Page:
A Reza, MD, Emory Univ School of Medicine, Atlanta, Georgia. W Modzeleski,
MS, Office of Safe and Drug-Free Schools, U.S. Dept of Education. T Feucht,
PhD, National Institute of Justice, U.S. Dept of Justice. M Anderson, MD,
TR Simon, PhD, Div of Violence Prevention, National Center for Injury Prevention
and Control; L Barrios, DrPH, Div of Adolescent and School Health, National
Center for Chronic Disease Prevention and Health Promotion, CDC.
The findings in this report indicate that the firearms used in school-associated
homicides and suicides committed by student perpetrators came primarily from
perpetrators' homes or from friends or relatives. Students who committed a
school-associated suicide or a multiple-victim homicide were more likely to
have obtained firearms from their homes than from any other source.
Prevention strategies to reduce firearm homicides and suicides among
children and youth typically involve both behavior-oriented and product-oriented
approaches. Behavior-oriented approaches (e.g., firearm-safety counseling
and child-access prevention laws for parents and firearm-avoidance and firearm-safety
programs for children) rarely have been evaluated, and those that have been
evaluated have shown limited effectiveness in reducing firearm violence.3
One behavior-oriented approach in reducing firearm violence is firearm-safety
counseling by pediatric health-care providers. Pediatric providers have been
encouraged to counsel parents on the risks for having firearms in the home
and the need to store them securely.4 Typical recommendations include
storing firearms unloaded and locked with a trigger lock or in a locked firearm
safe or portable locked handgun box. However, counseling alone might not be
effective in preventing firearm homicides and suicides among children and
youth.5,6 This might be because male parents, who are more likely
to own firearms and know how they are stored than female parents, are less
likely to bring their children to the pediatrician's office.7,8 Even
when they are aware of a firearm in the home, parents with teenaged children
are less likely to store firearms safely than parents with younger children,
despite the fact that older children are at greater risk for firearm death.9
The results of this study also indicate that it is not enough for parents
to eliminate unsupervised access to firearms in their home; approximately
25% of the firearms used in school-associated homicides were obtained from
friends or relatives. Parents should consider discussing access to firearms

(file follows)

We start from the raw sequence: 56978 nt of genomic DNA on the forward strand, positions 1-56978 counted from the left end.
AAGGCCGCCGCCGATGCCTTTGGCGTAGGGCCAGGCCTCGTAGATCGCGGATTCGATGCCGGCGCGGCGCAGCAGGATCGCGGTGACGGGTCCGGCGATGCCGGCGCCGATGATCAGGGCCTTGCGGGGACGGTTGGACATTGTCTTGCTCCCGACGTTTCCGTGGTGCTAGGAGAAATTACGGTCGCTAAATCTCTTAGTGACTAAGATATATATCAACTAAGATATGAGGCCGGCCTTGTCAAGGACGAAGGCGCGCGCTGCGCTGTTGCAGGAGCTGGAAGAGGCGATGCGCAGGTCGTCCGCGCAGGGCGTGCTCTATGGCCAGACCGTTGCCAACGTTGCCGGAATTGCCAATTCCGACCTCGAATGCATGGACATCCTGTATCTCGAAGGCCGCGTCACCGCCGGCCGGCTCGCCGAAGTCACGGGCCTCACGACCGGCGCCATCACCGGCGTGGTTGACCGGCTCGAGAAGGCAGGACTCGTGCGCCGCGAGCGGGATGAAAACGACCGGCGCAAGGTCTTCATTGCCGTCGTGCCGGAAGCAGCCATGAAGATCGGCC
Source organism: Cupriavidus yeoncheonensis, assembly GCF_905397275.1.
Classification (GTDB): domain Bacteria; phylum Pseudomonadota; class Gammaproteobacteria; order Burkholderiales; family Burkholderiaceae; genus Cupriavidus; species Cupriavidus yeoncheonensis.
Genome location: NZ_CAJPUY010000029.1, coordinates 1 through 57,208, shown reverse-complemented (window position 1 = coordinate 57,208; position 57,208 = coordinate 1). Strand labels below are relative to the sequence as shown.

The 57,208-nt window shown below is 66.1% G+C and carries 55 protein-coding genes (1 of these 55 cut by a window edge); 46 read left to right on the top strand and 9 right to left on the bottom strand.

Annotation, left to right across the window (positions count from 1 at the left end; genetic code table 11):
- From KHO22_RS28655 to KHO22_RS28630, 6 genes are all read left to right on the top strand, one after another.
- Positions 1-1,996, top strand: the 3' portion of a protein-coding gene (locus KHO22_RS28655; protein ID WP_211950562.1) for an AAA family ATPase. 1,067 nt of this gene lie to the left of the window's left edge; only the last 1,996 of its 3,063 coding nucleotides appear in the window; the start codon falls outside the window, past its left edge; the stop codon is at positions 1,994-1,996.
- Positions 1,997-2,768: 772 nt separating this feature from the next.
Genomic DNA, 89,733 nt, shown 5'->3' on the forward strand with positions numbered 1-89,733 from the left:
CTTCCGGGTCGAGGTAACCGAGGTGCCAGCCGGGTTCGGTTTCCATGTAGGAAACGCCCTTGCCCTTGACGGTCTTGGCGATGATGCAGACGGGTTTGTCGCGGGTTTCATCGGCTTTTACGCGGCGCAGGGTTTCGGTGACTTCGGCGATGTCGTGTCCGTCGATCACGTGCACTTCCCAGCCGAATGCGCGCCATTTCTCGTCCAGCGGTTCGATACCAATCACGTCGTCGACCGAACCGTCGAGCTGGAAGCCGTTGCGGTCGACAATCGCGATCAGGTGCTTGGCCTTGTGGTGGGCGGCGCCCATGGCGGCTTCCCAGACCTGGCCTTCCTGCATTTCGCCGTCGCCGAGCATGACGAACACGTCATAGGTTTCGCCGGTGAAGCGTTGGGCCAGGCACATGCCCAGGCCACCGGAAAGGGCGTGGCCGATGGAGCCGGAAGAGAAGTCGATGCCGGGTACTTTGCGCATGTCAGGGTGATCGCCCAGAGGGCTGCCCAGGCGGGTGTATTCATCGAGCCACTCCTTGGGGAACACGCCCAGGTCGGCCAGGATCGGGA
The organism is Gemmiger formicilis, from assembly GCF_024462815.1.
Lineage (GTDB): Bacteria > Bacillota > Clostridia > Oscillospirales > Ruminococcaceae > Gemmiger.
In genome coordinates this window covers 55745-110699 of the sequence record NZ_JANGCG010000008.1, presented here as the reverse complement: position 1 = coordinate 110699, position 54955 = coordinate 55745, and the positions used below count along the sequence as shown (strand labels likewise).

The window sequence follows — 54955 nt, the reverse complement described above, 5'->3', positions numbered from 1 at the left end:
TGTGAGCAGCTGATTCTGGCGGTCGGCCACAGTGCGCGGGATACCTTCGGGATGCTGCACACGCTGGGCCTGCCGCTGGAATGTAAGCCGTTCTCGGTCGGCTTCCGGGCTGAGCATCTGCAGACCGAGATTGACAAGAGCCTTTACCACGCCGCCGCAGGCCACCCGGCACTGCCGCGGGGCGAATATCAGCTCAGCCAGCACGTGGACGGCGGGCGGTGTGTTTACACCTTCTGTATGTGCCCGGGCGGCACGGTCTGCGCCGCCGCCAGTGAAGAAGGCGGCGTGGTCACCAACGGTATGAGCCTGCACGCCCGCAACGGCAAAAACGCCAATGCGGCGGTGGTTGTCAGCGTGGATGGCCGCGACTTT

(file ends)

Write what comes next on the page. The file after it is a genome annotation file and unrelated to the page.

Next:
and safe-storage practices with their relatives and the parents of their children's
The findings in this report are subject to at least four limitations.
First, because events were identified from news media reports, any event not
reported in the media was excluded. Second, this report includes events associated
with schools; other homicide and suicide events involving school-aged perpetrators
might have different firearm-acquisition patterns. Third, the results reported
for homicide events might not reflect the true distribution of sources because
the source of the firearms in approximately 25% of these events is unknown.
Finally, among the student perpetrators who obtained their firearms from home
or from friends or relatives, how the students gained access to these firearms
The safe storage of firearms is critically important and should be continued.
In addition to safe storage of firearms, changing the design of firearms might
prevent firearm injuries among teenagers and younger children by making firearms
more difficult to use unintentionally or intentionally if stolen or obtained
illegally.10 Many safety features for firearms (e.g., grip safety
mechanisms, loaded chamber indicators, and magazine disconnect devices) are
intended to reduce unintentional firearm injuries. Emerging technologies (e.g.,
personalization of handguns) are designed to prevent unauthorized users of
any age from firing a firearm and might reduce access to firearms by adolescents.10 Although changing product design has benefitted child-poisoning prevention
efforts and motor-vehicle safety programs, the impact of product-oriented
approaches in reducing youth firearm violence is unknown and requires evaluation.10 However, the findings in this report can assist parents, school personnel,
and the community at large in developing and implementing prevention strategies
to decrease school-associated firearm injuries.
References: 10 available